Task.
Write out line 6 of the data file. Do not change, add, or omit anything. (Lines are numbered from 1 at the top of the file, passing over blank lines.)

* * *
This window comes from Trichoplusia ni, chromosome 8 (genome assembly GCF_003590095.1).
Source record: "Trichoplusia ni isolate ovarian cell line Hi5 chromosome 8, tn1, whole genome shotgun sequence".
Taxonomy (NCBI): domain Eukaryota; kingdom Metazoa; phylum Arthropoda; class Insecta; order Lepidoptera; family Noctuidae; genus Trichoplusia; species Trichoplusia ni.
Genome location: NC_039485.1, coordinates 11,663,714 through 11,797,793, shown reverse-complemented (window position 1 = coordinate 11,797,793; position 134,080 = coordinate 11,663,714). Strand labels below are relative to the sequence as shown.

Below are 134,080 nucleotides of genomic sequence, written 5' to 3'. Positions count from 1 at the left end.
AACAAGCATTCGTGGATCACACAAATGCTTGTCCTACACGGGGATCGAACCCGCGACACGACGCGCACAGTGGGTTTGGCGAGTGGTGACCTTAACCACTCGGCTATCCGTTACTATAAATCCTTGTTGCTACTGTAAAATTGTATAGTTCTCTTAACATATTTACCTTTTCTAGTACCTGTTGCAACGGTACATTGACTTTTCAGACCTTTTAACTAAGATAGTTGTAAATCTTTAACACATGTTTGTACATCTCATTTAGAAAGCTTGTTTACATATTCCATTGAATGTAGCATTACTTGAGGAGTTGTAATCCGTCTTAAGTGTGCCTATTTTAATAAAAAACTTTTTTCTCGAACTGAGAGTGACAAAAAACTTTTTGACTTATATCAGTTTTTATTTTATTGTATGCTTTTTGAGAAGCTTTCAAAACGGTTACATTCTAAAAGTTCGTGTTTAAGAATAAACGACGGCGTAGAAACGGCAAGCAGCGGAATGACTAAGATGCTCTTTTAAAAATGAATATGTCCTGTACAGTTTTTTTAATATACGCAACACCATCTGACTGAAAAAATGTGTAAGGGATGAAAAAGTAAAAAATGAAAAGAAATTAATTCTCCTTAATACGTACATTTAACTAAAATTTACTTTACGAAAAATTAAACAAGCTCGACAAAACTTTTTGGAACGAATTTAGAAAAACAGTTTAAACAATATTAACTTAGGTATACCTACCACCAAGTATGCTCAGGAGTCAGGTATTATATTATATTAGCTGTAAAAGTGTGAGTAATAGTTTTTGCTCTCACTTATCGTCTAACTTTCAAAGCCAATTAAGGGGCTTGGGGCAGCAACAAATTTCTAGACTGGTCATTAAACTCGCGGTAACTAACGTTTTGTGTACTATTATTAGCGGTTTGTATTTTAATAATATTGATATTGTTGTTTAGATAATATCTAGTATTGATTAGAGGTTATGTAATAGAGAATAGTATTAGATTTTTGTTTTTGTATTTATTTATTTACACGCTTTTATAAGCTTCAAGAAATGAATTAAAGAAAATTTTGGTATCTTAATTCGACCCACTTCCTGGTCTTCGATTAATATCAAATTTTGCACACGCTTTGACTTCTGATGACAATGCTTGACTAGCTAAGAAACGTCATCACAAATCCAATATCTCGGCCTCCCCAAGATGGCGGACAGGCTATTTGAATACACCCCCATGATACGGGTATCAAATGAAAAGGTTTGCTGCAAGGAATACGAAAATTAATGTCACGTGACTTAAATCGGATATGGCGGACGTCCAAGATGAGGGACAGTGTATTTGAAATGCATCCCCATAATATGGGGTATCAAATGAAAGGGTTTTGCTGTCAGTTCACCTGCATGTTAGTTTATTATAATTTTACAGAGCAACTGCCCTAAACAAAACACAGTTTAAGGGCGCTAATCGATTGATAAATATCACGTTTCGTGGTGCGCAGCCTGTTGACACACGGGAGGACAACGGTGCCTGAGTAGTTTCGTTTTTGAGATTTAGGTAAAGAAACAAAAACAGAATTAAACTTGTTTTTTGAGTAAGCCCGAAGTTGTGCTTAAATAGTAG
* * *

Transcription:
AACAAGCATTCGTGGATCACACAAATGCTTGTCCTACACGGGGATCGAACCCGCGACACGACGCGCACAGTGGGTTTGGCGAGTGGTGACCTTAACCACTCGGCTATCCGTTACTATAAATCCTTGTTGCTACTGTAAAATTGTATAGTTCTCTTAACATATTTACCTTTTCTAGTACCTGTTGCAACGGTACATTGACTTTTCAGACCTTTTAACTAAGATAGTTGTAAATCTTTAACACATGTTTGTACATCTCATTTAGAAAGCTTGTTTACATATTCCATTGAATGTAGCATTACTTGAGGAGTTGTAATCCGTCTTAAGTGTGCCTATTTTAATAAAAAACTTTTTTCTCGAACTGAGAGTGACAAAAAACTTTTTGACTTATATCAGTTTTTATTTTATTGTATGCTTTTTGAGAAGCTTTCAAAACGGTTACATTCTAAAAGTTCGTGTTTAAGAATAAACGACGGCGTAGAAACGGCAAGCAGCGGAATGACTAAGATGCTCTTTTAAAAATGAATATGTCCTGTACAGTTTTTTTAATATACGCAACACCATCTGACTGAAAAAATGTGTAAGGGATGAAAAAGTAAAAAATGAAAAGAAATTAATTCTCCTTAATACGTACATTTAACTAAAATTTACTTTACGAAAAATTAAACAAGCTCGACAAAACTTTTTGGAACGAATTTAGAAAAACAGTTTAAACAATATTAACTTAGGTATACCTACCACCAAGTATGCTCAGGAGTCAGGTATTATATTATATTAGCTGTAAAAGTGTGAGTAATAGTTTTTGCTCTCACTTATCGTCTAACTTTCAAAGCCAATTAAGGGGCTTGGGGCAGCAACAAATTTCTAGACTGGTCATTAAACTCGCGGTAACTAACGTTTTGTGTACTATTATTAGCGGTTTGTATTTTAATAATATTGATATTGTTGTTTAGATAATATCTAGTATTGATTAGAGGTTATGTAATAGAGAATAGTATTAGATTTTTGTTTTTGTATTTATTTATTTACACGCTTTTATAAGCTTCAAGAAATGAATTAAAGAAAATTTTGGTATCTTAATTCGACCCACTTCCTGGTCTTCGATTAATATCAAATTTTGCACACGCTTTGACTTCTGATGACAATGCTTGACTAGCTAAGAAACGTCATCACAAATCCAATATCTCGGCCTCCCCAAGATGGCGGACAGGCTATTTGAATACACCCCCATGATACGGGTATCAAATGAAAAGGTTTGCTGCAAGGAATACGAAAATTAATGTCACGTGACTTAAATCGGATATGGCGGACGTCCAAGATGAGGGACAGTGTATTTGAAATGCATCCCCATAATATGGGGTATCAAATGAAAGGGTTTTGCTGTCAGTTCACCTGCATGTTAGTTTATTATAATTTTACAGAGCAACTGCCCTAAACAAAACACAGTTTAAGGGCGCTAATCGATTGATAAATATCACGTTTCGTGGTGCGCAGCCTGTTGACACACGGGAGGACAACGGTGCCTGAGTAGTTTCGTTTTTGAGATTTAGGTAAAGAAACAAAAACAGAATTAAACTTGTTTTTTGAGTAAGCCCGAAGTTGTGCTTAAATAGTAG